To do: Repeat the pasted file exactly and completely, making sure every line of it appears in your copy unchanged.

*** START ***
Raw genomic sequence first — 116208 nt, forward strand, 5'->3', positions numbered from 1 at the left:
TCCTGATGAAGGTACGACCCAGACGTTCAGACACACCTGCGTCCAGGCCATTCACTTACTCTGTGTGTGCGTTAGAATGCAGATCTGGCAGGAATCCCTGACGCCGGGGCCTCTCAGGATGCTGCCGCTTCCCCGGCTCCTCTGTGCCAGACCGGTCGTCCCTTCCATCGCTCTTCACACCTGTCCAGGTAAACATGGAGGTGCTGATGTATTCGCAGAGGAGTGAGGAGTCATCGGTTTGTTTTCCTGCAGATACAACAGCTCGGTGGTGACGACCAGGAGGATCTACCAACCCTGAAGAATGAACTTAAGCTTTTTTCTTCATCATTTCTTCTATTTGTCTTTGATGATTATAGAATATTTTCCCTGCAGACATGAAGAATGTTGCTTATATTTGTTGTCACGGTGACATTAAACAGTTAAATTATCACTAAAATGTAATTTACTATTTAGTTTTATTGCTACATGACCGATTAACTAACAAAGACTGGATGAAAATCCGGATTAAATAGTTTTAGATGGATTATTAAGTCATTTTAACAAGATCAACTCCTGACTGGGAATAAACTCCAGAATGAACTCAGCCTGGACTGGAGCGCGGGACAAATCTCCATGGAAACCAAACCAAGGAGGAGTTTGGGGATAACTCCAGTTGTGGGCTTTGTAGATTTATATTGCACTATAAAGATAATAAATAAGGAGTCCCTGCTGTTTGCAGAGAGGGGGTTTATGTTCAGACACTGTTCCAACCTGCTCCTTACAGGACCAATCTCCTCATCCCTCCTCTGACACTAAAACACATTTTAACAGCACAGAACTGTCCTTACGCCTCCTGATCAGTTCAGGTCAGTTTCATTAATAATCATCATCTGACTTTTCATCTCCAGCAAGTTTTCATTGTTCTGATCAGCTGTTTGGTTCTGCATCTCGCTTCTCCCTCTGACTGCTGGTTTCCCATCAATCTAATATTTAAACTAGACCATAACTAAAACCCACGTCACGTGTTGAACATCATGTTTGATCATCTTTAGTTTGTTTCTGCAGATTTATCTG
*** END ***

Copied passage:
Raw genomic sequence first — 116208 nt, forward strand, 5'->3', positions numbered from 1 at the left:
TCCTGATGAAGGTACGACCCAGACGTTCAGACACACCTGCGTCCAGGCCATTCACTTACTCTGTGTGTGCGTTAGAATGCAGATCTGGCAGGAATCCCTGACGCCGGGGCCTCTCAGGATGCTGCCGCTTCCCCGGCTCCTCTGTGCCAGACCGGTCGTCCCTTCCATCGCTCTTCACACCTGTCCAGGTAAACATGGAGGTGCTGATGTATTCGCAGAGGAGTGAGGAGTCATCGGTTTGTTTTCCTGCAGATACAACAGCTCGGTGGTGACGACCAGGAGGATCTACCAACCCTGAAGAATGAACTTAAGCTTTTTTCTTCATCATTTCTTCTATTTGTCTTTGATGATTATAGAATATTTTCCCTGCAGACATGAAGAATGTTGCTTATATTTGTTGTCACGGTGACATTAAACAGTTAAATTATCACTAAAATGTAATTTACTATTTAGTTTTATTGCTACATGACCGATTAACTAACAAAGACTGGATGAAAATCCGGATTAAATAGTTTTAGATGGATTATTAAGTCATTTTAACAAGATCAACTCCTGACTGGGAATAAACTCCAGAATGAACTCAGCCTGGACTGGAGCGCGGGACAAATCTCCATGGAAACCAAACCAAGGAGGAGTTTGGGGATAACTCCAGTTGTGGGCTTTGTAGATTTATATTGCACTATAAAGATAATAAATAAGGAGTCCCTGCTGTTTGCAGAGAGGGGGTTTATGTTCAGACACTGTTCCAACCTGCTCCTTACAGGACCAATCTCCTCATCCCTCCTCTGACACTAAAACACATTTTAACAGCACAGAACTGTCCTTACGCCTCCTGATCAGTTCAGGTCAGTTTCATTAATAATCATCATCTGACTTTTCATCTCCAGCAAGTTTTCATTGTTCTGATCAGCTGTTTGGTTCTGCATCTCGCTTCTCCCTCTGACTGCTGGTTTCCCATCAATCTAATATTTAAACTAGACCATAACTAAAACCCACGTCACGTGTTGAACATCATGTTTGATCATCTTTAGTTTGTTTCTGCAGATTTATCTG